Sensory Blanket for Alzheimer’s/Dementia Patient Care

Sensory Blanket for Alzheimer’s/Dementia Patient Care

Browsing through our local publication, The Connection Magazine, I came across an article that sparked my interest and warmed my heart.  Knit for Peace, shared a column about creating fidget hand muffs and blankets for patients with dementia.

I love creative projects, especially ones made with compassion and a purpose.  I was surprised I had never heard about this idea.  Our family is all too familiar with the struggles that accompany a loved one progressing through the stages of Alzheimer’s and dementia.  The concept of a sensory blanket (or fidget/busy blanket as some people call it) really excited me.  It would be a practical way to show our love, get the girls involved, and hopefully provide a gift for Grandma that she could use and enjoy.

I believe God had His hands in this one.  Within 2 days I had a completed lap quilt (with a full schedule and 2 younger girls in the mix, projects can often get delayed and take weeks or even months).  I was thankful to find several pre-cut squares from a quilt I had made many years ago; and there was plenty of fabric remnants to finish the small project.  I actually ended up having everything I needed in my craft closet.

I stitched the blocks together and then added the denim pockets before the gingham border.

I added several items: buttons, safety pins with beads, a carabiner with washers and key ring, bows, a felt flower, lace, ribbons for braiding.  Some of the embellishments are purely for visual or tactile effect, others are to help stimulate hand-eye coordination and fine motor skills.  I like the side pockets that will drape down when it sits on her lap.  She can store other items in there or tuck away the ribbons and braiding so they are out of the way.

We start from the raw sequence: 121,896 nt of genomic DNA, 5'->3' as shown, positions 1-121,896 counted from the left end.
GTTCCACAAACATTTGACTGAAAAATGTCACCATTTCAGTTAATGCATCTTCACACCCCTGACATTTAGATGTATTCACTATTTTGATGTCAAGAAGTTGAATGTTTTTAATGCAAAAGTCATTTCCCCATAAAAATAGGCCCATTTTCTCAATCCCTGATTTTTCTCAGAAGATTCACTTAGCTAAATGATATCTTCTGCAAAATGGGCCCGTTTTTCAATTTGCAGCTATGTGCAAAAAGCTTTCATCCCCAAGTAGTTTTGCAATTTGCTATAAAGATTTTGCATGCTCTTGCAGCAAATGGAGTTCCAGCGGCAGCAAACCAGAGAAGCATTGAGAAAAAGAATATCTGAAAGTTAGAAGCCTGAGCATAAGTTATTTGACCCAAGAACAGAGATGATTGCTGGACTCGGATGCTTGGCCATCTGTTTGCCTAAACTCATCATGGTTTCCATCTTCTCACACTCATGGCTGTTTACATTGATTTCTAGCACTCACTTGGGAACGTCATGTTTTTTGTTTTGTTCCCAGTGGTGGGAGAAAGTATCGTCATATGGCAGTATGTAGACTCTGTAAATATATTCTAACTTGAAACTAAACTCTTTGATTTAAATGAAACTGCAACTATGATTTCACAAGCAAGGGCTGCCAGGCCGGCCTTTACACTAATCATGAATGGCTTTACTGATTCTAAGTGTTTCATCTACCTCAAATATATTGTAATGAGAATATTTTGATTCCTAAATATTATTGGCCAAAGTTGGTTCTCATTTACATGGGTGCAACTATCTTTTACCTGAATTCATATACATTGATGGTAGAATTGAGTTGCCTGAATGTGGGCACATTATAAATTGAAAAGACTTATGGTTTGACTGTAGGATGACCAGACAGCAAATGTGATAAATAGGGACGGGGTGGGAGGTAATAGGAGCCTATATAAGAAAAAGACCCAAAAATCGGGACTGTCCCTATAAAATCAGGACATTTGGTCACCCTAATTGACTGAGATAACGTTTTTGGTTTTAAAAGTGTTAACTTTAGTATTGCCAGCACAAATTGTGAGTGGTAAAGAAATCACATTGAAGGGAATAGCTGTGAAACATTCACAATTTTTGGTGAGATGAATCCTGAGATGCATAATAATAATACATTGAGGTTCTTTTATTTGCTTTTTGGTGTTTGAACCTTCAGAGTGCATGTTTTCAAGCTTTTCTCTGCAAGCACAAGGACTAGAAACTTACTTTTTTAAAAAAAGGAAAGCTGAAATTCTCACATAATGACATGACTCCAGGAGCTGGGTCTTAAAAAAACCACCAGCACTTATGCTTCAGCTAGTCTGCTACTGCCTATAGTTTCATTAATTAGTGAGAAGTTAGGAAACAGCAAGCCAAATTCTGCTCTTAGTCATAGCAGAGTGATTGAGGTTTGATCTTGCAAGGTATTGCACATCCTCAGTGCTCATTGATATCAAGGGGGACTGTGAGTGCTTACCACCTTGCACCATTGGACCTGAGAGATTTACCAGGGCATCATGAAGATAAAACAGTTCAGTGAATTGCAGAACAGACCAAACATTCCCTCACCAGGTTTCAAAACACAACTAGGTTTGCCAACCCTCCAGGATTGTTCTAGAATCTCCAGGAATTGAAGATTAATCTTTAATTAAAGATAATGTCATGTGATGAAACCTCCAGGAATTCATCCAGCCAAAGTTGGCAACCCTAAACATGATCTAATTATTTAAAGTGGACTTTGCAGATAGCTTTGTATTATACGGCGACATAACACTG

After hand-stitching on all of the decorative details, I cut out a piece of backing fabric and batting and pinned it all together.  The quilting didn’t take too long since the lines are straight and there isn’t much surface area.  I finished it with the floral binding.  (If you would like more information or step-by-step instruction for creating a quilt, follow this link to my Blanket of Blessings post.)

For a final little touch, I added a button and loop to secure it when it’s rolled up.  (Next time I will remember to add the loop before the binding, but it still turned out fine.) It’s not impossible to add extras once a blanket is finished, but it’s easier and looks nicer to do it before it’s all stitched together.

This would also be easy to do with a tie fleece blanket.  You could add the enhancements to the top piece, then line up the bottom and tie it together.  It would be a great activity for the kids to help with or possibly even the patient themselves.